Statutory Instrument 2000 No. 3184 ( 14

Environment Agency Greywater: an information guide 11

The three microbiological water quality indicators suggested are those used in the Bathing Water Directives. These are: • • • Total coliforms Escherichia coli Enterococci.

The report also identifies a ‘traffic light’ system for interpreting the guidelines (see Table 1). The MTP guidelines identify three categories of water quality required depending on the risk associated with the intended use. • • Category A External cleansing requires the highest level of water quality as this usage creates aerosols that can be inhaled, increasing the risk of pathogens entering the body. Category B Drip irrigation allows considerably more bacteria per 100 ml than Category A because human exposure is lower. It also does not require the water to be as clear as required for Category A. Category C WC flushing allows the same level of bacterial contamination as Category B, but allows a higher residual chlorine or bromine concentration. It also specifies how clear the water should be because the water has to be visually and practically acceptable for toilet flushing.

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Table 1: MTP proposed guidelines for the water quality of non-potable water from rainwater and greywater

Source: MTP (2007)

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4.2 Water fittings
As recycled greywater will not be of drinking water quality, it is important to manage the risk of cross-contamination with the drinking water supply appropriately. This risk is higher in systems designed to serve more than one property because the recycled water network is more complex. At a site in Holland in 2001, for example, an accidental cross-connection was made between the potable water supply and a communal non-potable supply intended for garden watering, toilet flushing and laundry use. It was a week before this error was identified and it caused an outbreak of gastroenteritis in about 200 people (CRC 2003). This example is a reminder of the importance of protecting the mains water supply from contamination and ensuring cross connections are not made between potable and non-potable water. The Water Supply (Water Fittings) Regulations 199915 govern the protection of the mains water supply in England and Wales. They apply to all plumbing systems, water fittings and equipment supplied from the public water supply. Greywater systems nearly always feature a mains back-up so they can be topped up with mains water should demand for treated greywater be greater than supply. Where this is the case, a suitable type AA, AB or AD air gap16 must be used to ensure there is a physical separation between the greywater and the mains water to prevent contamination of the mains supply. To manage the risk of accidental cross-connections between potable and non-potable supplies, it is important to follow the good practice described in Guidance on Marking and Identification of Pipework for Reclaimed (Greywater) Systems produced by the Water Regulations Advisory Scheme (WRAS) (WRAS 1999). Figure 3 shows the suggested labelling of internal pipes, containing reclaimed water. Figure 3: Suggested labelling of internal pipes containing reclaimed water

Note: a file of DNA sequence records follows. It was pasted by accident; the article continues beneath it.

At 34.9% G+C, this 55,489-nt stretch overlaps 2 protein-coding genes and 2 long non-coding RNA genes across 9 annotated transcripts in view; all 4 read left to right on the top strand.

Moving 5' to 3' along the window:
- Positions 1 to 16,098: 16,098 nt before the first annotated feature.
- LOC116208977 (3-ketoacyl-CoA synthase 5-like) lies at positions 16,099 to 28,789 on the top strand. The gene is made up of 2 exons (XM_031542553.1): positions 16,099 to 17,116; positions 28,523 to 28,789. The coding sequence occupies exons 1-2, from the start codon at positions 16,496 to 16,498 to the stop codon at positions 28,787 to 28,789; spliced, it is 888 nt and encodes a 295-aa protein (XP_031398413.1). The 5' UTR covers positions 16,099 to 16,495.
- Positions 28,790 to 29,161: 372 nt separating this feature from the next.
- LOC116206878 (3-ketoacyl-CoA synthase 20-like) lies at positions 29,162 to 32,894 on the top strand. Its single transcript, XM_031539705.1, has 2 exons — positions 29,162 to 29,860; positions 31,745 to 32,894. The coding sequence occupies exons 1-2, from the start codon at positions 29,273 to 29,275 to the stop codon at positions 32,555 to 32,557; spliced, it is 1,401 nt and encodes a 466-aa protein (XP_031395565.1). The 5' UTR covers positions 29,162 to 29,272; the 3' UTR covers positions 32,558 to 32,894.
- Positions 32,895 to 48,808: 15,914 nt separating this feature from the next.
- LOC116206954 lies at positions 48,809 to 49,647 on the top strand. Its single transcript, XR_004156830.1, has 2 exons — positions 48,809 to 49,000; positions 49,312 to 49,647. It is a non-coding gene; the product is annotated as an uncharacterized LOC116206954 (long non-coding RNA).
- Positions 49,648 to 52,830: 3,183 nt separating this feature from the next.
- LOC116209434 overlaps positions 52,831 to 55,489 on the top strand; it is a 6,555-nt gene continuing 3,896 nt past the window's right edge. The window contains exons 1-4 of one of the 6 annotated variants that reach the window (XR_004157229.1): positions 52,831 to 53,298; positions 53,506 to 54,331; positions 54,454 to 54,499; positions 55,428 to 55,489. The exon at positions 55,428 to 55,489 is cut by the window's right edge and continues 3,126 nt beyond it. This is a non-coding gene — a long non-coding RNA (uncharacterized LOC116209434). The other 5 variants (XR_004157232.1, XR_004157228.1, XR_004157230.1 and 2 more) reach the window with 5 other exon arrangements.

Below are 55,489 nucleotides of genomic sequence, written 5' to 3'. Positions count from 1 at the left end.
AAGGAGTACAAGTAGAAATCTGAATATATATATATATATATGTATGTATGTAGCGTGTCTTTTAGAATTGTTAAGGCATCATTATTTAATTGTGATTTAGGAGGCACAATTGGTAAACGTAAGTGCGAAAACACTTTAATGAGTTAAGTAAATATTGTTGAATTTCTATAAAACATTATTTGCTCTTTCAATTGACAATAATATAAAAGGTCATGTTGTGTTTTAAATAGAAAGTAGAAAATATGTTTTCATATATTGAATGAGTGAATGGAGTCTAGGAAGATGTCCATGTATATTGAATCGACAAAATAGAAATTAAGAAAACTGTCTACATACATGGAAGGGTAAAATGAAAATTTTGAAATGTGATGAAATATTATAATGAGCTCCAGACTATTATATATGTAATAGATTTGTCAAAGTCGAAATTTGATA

Source: WRAS (1999)

The WRAS guidelines also recommend reclaimed water pipeline apparatus is identified on marker plates through colour coding and wording (i.e. RECLAIMED WATER in black letters on a green background). An example is shown in Figure 4.
Statutory Instrument 1999 No. 1148 ( and Statutory Instrument 1999 No. 1506 ( 16 As defined in Defra guidance – see

14 Environment Agency Greywater: an information guide

Figure 4: Typical reclaimed water marker plate as shown in the WRAS guidelines

Source: WRAS (1999)

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5. Cost-effectiveness
The cost-effectiveness of greywater systems is as variable as the systems themselves. The amount of money saved will depend on: • • • volume of water saved; price of the mains water replaced; costs of installing, running and maintaining the greywater system.